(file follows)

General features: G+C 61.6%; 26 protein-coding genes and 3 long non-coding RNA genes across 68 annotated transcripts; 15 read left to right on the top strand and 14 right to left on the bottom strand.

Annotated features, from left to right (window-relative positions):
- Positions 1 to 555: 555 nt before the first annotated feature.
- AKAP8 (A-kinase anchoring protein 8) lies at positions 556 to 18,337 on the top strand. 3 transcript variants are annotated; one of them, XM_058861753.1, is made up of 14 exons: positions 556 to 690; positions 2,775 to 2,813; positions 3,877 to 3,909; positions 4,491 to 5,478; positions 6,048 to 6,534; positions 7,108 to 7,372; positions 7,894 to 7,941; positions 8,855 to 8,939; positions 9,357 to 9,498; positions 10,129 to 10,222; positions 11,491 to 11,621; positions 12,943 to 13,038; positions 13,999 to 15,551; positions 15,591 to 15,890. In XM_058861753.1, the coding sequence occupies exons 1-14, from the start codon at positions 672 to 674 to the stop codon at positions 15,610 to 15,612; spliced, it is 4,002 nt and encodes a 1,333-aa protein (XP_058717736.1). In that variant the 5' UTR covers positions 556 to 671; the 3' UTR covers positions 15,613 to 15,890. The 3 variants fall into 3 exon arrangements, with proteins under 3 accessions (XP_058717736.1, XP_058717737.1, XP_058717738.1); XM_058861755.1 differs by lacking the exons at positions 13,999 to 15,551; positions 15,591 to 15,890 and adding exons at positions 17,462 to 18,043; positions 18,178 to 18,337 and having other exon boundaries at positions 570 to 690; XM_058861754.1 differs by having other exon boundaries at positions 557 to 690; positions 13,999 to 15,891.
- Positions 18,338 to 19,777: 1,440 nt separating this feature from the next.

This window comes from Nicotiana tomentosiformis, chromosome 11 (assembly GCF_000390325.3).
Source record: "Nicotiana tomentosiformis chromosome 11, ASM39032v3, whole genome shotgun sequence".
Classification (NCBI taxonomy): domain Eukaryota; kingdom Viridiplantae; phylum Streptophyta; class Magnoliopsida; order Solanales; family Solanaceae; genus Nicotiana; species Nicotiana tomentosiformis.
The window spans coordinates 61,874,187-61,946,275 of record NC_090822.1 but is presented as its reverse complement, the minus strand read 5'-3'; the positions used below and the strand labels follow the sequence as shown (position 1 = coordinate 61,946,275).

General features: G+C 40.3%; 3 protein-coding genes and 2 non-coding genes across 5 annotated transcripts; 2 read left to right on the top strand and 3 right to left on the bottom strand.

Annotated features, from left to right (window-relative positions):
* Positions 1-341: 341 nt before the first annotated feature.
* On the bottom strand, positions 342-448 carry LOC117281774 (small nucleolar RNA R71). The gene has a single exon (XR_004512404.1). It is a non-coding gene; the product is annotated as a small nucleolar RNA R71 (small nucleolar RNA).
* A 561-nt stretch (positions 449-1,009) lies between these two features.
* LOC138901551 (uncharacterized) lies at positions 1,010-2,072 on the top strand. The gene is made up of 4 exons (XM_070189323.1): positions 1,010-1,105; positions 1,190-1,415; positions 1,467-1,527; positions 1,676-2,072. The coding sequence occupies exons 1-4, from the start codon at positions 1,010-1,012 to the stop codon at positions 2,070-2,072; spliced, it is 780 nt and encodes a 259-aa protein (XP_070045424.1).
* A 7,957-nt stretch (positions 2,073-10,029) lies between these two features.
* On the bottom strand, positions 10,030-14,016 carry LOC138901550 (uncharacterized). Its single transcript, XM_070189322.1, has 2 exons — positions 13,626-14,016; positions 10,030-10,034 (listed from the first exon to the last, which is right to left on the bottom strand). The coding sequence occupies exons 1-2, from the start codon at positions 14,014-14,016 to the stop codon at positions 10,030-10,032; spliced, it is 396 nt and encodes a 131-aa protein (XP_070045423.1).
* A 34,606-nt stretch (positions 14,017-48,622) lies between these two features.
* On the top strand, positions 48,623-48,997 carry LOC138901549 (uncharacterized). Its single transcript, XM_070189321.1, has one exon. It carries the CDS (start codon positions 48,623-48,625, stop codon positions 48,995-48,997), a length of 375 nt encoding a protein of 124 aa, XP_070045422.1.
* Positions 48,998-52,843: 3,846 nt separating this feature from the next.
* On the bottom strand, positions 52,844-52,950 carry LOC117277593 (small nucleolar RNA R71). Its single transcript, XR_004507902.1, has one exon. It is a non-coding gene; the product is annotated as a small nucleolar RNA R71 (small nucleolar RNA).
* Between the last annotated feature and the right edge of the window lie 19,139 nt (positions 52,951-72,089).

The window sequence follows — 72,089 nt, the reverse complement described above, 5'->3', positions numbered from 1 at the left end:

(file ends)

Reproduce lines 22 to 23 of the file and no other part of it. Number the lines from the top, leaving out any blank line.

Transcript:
* Between the last annotated feature and the right edge of the window lie 19,139 nt (positions 52,951-72,089).

The window sequence follows — 72,089 nt, the reverse complement described above, 5'->3', positions numbered from 1 at the left end: